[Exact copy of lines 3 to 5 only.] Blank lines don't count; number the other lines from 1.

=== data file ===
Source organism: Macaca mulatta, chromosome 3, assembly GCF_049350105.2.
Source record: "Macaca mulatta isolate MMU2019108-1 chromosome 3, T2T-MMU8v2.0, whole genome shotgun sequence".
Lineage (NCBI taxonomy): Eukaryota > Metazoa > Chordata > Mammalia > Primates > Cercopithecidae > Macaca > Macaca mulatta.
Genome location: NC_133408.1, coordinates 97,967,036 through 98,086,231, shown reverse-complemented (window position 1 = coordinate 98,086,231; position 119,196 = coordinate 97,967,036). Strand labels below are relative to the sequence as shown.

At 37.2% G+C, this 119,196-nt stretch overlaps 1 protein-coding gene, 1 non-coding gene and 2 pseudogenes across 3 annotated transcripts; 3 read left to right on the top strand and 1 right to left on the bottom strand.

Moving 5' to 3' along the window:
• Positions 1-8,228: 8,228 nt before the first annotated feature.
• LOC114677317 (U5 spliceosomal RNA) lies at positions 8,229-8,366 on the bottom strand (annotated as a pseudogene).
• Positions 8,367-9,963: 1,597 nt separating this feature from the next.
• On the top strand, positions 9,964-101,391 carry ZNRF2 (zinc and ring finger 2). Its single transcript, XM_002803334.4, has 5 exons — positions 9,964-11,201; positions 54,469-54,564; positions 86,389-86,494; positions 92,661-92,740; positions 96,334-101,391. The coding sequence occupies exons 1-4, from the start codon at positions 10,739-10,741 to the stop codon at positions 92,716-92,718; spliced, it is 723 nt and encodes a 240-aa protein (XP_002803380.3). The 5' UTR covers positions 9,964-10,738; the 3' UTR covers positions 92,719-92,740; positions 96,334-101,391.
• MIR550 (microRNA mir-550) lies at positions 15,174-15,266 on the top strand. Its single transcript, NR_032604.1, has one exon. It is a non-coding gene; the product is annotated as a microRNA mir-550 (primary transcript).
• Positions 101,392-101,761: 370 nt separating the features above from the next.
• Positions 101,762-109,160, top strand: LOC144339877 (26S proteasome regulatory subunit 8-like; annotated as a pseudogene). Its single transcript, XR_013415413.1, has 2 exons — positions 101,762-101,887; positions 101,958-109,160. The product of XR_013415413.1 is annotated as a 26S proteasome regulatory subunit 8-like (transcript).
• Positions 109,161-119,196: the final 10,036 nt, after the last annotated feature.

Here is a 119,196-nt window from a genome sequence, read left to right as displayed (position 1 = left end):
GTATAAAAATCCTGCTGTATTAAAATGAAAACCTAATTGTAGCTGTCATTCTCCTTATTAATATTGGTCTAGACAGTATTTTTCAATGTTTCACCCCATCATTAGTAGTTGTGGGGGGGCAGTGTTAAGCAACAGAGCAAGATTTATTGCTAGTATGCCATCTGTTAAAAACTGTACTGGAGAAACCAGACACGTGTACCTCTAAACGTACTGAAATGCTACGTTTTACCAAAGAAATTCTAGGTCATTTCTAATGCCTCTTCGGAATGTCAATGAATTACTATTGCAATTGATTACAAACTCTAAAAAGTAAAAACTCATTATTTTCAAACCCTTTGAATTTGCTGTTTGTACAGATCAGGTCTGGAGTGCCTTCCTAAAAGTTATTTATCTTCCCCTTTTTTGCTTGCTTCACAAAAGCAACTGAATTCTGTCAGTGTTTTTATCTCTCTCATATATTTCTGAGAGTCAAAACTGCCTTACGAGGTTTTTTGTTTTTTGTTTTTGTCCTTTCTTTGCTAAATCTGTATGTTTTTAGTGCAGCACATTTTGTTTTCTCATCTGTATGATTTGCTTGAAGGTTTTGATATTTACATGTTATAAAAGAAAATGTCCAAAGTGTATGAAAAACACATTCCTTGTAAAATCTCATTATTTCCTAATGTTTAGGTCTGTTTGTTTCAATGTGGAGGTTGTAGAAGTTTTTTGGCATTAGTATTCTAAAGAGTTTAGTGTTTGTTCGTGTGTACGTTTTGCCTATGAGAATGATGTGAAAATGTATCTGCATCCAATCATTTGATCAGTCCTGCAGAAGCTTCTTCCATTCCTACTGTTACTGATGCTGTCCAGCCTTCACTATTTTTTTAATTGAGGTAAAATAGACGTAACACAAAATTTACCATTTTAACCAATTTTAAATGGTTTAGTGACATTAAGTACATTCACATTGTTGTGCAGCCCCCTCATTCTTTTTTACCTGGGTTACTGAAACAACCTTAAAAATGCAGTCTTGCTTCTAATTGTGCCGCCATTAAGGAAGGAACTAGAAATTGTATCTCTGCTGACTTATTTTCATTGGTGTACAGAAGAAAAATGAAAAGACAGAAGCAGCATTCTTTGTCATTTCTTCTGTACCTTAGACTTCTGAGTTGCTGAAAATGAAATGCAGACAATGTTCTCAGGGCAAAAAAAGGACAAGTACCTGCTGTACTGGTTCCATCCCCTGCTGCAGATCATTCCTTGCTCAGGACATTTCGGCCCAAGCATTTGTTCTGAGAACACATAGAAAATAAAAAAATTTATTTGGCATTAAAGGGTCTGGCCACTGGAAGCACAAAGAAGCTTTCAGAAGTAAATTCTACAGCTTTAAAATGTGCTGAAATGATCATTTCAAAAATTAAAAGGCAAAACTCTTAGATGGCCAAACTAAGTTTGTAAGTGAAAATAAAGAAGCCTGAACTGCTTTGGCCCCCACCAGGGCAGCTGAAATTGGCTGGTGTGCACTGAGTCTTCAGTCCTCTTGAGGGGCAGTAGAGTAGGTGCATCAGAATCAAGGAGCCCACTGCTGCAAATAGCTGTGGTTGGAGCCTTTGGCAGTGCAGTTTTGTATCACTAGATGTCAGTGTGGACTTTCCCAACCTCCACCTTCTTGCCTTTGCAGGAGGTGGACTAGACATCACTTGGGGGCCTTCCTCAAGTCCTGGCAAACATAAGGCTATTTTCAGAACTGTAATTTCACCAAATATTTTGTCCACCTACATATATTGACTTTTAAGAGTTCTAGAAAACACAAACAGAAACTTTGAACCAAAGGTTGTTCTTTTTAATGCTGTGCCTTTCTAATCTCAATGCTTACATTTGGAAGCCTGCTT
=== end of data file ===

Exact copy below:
Lineage (NCBI taxonomy): Eukaryota > Metazoa > Chordata > Mammalia > Primates > Cercopithecidae > Macaca > Macaca mulatta.
Genome location: NC_133408.1, coordinates 97,967,036 through 98,086,231, shown reverse-complemented (window position 1 = coordinate 98,086,231; position 119,196 = coordinate 97,967,036). Strand labels below are relative to the sequence as shown.

At 37.2% G+C, this 119,196-nt stretch overlaps 1 protein-coding gene, 1 non-coding gene and 2 pseudogenes across 3 annotated transcripts; 3 read left to right on the top strand and 1 right to left on the bottom strand.